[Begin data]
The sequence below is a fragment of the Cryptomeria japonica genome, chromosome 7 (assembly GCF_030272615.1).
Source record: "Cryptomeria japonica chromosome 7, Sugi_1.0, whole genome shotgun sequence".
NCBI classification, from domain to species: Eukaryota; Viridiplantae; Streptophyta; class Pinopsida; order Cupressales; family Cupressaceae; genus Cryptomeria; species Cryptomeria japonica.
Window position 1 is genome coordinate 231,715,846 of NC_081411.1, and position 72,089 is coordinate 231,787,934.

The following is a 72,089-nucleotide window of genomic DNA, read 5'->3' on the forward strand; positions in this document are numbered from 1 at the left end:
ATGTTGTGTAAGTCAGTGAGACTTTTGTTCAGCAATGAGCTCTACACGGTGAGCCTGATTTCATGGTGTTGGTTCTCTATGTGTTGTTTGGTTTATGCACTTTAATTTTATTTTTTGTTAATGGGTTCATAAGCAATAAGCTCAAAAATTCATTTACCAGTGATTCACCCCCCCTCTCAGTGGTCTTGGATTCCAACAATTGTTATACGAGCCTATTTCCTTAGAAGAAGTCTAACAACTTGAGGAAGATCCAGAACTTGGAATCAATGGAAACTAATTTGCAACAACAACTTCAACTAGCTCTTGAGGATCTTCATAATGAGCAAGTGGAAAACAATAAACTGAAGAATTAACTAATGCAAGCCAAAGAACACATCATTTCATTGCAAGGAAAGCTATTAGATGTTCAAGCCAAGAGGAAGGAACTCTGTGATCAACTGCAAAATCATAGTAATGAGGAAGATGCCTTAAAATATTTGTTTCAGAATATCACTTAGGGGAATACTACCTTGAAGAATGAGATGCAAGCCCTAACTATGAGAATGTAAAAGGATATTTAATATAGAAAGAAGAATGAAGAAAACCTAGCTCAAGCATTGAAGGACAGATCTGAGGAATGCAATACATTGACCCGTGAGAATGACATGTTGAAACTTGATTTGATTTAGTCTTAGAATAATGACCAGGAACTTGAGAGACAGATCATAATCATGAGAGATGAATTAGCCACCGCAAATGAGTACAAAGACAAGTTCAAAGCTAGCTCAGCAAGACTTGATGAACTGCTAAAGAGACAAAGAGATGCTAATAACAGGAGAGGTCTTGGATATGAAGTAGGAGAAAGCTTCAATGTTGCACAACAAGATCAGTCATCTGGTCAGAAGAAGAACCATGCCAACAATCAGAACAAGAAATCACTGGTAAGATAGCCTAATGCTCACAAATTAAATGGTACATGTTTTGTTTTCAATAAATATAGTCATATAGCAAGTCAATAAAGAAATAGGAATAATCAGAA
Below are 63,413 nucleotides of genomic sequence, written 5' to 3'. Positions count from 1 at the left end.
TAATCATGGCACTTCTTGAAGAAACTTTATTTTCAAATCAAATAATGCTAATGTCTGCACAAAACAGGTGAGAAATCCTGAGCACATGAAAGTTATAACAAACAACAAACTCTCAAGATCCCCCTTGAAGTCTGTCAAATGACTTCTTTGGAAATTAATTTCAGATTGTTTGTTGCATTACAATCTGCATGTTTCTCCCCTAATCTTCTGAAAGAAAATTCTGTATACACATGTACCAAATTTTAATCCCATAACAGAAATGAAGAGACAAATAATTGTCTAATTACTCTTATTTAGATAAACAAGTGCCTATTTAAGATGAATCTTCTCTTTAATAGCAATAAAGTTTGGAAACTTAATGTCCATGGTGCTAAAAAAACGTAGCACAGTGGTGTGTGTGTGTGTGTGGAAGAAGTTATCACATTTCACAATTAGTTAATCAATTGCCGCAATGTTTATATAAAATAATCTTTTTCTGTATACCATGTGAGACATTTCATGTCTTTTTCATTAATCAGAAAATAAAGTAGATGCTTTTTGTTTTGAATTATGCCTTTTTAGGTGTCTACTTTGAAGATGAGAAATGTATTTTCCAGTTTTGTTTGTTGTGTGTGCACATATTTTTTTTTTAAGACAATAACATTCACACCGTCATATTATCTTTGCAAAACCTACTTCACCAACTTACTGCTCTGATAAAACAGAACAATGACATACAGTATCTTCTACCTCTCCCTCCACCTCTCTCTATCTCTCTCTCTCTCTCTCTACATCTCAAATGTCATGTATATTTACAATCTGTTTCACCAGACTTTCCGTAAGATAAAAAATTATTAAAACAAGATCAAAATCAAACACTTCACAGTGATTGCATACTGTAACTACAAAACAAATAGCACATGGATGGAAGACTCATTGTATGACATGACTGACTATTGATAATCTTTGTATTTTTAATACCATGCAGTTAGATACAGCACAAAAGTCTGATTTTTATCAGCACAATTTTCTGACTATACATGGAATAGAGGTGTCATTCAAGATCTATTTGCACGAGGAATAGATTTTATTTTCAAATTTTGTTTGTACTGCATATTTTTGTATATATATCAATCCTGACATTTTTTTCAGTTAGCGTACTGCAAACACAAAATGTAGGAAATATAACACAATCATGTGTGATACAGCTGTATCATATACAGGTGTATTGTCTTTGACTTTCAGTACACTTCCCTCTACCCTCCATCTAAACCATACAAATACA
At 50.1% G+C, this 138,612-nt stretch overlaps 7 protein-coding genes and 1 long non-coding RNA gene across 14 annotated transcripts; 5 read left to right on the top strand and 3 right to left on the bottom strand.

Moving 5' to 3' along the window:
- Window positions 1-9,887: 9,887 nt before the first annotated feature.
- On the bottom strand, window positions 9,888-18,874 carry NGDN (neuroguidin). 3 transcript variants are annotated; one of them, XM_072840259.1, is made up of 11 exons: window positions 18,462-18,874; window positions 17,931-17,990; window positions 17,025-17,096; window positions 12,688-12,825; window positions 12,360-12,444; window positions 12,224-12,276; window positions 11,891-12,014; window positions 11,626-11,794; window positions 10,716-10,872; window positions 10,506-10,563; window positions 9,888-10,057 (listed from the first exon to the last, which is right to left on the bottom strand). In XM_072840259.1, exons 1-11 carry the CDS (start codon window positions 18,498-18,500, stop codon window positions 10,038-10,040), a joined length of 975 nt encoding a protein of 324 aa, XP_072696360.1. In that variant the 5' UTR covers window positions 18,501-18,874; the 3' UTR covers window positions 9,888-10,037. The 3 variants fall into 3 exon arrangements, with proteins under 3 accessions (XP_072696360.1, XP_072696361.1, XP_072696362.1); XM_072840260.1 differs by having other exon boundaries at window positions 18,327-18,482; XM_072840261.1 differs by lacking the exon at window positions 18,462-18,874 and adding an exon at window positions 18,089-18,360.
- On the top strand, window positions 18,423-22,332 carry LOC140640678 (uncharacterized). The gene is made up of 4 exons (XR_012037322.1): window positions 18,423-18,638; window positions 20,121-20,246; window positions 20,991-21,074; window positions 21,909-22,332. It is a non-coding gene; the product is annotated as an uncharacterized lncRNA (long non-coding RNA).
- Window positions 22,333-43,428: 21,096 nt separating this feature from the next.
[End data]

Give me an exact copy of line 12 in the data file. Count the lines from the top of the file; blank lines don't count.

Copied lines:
- On the bottom strand, window positions 9,888-18,874 carry NGDN (neuroguidin). 3 transcript variants are annotated; one of them, XM_072840259.1, is made up of 11 exons: window positions 18,462-18,874; window positions 17,931-17,990; window positions 17,025-17,096; window positions 12,688-12,825; window positions 12,360-12,444; window positions 12,224-12,276; window positions 11,891-12,014; window positions 11,626-11,794; window positions 10,716-10,872; window positions 10,506-10,563; window positions 9,888-10,057 (listed from the first exon to the last, which is right to left on the bottom strand). In XM_072840259.1, exons 1-11 carry the CDS (start codon window positions 18,498-18,500, stop codon window positions 10,038-10,040), a joined length of 975 nt encoding a protein of 324 aa, XP_072696360.1. In that variant the 5' UTR covers window positions 18,501-18,874; the 3' UTR covers window positions 9,888-10,037. The 3 variants fall into 3 exon arrangements, with proteins under 3 accessions (XP_072696360.1, XP_072696361.1, XP_072696362.1); XM_072840260.1 differs by having other exon boundaries at window positions 18,327-18,482; XM_072840261.1 differs by lacking the exon at window positions 18,462-18,874 and adding an exon at window positions 18,089-18,360.